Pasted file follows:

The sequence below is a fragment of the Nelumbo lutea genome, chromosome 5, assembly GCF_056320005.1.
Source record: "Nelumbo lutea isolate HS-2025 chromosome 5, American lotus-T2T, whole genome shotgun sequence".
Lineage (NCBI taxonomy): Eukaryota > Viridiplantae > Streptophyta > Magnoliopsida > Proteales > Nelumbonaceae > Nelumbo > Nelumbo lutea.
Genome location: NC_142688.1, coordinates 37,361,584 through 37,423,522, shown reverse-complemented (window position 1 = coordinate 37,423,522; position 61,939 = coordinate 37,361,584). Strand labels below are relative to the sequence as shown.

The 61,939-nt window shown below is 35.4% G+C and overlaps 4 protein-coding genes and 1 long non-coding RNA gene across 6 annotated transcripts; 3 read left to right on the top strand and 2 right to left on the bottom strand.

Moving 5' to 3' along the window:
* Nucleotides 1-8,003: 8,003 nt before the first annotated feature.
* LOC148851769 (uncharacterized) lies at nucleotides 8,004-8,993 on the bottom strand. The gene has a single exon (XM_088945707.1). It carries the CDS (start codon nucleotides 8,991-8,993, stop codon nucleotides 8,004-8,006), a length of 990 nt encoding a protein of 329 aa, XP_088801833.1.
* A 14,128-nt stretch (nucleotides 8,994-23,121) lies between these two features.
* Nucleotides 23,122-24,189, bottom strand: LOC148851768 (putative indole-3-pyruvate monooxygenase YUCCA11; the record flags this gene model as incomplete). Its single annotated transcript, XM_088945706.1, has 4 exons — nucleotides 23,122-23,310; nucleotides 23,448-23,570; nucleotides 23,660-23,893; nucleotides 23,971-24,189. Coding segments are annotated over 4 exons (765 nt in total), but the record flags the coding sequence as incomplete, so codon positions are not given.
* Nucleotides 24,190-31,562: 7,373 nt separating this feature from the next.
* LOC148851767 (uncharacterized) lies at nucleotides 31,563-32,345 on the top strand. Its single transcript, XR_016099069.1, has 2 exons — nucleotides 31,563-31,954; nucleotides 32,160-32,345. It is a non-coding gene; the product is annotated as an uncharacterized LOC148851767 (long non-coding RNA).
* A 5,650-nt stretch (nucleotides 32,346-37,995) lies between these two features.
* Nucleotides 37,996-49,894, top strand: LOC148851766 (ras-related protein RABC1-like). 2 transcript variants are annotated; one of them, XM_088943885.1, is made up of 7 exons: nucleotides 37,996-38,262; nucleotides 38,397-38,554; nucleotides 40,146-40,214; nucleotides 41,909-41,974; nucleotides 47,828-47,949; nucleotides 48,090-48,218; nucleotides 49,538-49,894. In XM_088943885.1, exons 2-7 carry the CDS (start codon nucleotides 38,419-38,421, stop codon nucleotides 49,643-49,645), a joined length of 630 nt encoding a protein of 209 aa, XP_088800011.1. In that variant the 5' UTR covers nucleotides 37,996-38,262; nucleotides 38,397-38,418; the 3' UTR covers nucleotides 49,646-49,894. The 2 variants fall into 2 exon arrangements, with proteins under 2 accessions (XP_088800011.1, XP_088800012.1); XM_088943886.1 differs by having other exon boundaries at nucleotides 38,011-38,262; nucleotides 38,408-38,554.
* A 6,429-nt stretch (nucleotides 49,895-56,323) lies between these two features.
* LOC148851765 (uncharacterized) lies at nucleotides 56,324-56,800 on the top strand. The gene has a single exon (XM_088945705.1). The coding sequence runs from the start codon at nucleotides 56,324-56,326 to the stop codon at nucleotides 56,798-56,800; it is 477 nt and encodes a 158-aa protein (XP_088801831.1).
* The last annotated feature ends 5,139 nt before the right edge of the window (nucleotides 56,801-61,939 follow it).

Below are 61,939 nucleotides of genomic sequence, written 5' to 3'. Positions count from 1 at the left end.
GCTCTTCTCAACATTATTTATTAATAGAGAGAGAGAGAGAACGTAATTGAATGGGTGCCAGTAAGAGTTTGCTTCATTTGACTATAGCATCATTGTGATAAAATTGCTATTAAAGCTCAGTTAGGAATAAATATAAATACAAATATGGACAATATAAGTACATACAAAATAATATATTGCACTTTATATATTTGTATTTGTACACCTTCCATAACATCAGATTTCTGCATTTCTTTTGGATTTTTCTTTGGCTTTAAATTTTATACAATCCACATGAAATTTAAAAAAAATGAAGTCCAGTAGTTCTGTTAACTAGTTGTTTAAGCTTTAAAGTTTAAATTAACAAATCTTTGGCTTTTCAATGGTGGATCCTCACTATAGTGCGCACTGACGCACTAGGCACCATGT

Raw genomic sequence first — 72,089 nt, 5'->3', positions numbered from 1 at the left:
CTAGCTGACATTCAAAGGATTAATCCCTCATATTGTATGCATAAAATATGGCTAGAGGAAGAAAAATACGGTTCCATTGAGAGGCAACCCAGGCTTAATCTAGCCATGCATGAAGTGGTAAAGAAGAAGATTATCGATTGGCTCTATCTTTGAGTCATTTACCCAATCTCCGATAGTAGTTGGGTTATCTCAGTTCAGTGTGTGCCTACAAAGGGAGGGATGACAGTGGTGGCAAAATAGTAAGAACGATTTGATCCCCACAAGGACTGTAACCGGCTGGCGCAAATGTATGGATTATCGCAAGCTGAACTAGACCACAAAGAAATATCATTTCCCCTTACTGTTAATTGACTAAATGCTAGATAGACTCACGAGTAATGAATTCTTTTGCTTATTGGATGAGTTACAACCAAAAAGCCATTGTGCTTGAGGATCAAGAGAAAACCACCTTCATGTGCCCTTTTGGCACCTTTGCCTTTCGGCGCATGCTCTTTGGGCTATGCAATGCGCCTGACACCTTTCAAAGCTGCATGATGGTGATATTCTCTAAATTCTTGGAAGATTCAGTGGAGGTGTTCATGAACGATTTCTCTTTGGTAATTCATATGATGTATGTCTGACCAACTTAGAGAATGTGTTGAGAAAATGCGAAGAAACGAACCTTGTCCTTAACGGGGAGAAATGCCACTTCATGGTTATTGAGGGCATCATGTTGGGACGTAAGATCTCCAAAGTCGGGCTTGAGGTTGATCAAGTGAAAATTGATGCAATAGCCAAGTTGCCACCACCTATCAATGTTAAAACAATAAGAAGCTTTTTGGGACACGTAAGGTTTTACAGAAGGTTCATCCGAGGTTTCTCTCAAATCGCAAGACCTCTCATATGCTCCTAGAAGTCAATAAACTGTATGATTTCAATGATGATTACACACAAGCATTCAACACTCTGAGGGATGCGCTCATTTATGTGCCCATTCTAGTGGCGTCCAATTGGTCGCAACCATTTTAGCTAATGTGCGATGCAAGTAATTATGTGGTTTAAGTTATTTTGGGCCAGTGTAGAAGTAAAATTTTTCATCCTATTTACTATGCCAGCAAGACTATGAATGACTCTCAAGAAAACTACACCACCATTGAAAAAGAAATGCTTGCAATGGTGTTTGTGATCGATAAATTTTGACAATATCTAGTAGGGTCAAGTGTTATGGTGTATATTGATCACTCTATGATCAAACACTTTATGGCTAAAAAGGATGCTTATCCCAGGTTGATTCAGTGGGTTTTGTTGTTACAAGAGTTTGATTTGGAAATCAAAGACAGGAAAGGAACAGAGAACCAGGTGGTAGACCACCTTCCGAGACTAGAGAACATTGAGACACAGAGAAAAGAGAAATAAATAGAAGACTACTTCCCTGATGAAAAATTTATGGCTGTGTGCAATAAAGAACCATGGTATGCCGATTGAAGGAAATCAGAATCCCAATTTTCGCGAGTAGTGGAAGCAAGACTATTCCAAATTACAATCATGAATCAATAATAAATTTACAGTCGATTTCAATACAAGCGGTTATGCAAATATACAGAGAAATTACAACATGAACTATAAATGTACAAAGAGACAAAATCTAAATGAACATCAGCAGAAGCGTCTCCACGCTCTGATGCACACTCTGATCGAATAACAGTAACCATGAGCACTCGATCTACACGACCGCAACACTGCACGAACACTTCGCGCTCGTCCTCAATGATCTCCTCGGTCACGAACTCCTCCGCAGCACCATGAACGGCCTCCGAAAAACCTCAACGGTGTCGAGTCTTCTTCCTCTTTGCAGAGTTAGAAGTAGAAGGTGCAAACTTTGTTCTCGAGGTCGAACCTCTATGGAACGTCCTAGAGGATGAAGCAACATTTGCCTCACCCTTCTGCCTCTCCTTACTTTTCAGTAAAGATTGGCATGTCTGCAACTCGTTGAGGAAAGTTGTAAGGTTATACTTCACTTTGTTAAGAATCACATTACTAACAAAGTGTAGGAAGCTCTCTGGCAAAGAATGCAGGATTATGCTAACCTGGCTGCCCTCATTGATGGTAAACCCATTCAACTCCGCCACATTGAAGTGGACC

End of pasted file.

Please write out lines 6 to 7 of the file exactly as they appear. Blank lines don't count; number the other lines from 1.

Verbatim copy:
Moving 5' to 3' along the window:
* Nucleotides 1-8,003: 8,003 nt before the first annotated feature.